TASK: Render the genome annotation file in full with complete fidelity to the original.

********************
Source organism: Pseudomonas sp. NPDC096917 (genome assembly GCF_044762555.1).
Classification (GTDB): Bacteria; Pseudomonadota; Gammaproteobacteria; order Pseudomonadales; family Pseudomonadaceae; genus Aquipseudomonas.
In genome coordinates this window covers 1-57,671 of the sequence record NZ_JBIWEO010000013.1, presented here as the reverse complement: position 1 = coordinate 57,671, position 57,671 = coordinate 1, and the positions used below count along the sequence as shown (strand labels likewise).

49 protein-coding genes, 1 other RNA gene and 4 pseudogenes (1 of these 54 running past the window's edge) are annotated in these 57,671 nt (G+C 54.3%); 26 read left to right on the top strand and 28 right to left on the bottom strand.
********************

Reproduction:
Source organism: Pseudomonas sp. NPDC096917 (genome assembly GCF_044762555.1).
Classification (GTDB): Bacteria; Pseudomonadota; Gammaproteobacteria; order Pseudomonadales; family Pseudomonadaceae; genus Aquipseudomonas.
In genome coordinates this window covers 1-57,671 of the sequence record NZ_JBIWEO010000013.1, presented here as the reverse complement: position 1 = coordinate 57,671, position 57,671 = coordinate 1, and the positions used below count along the sequence as shown (strand labels likewise).

49 protein-coding genes, 1 other RNA gene and 4 pseudogenes (1 of these 54 running past the window's edge) are annotated in these 57,671 nt (G+C 54.3%); 26 read left to right on the top strand and 28 right to left on the bottom strand.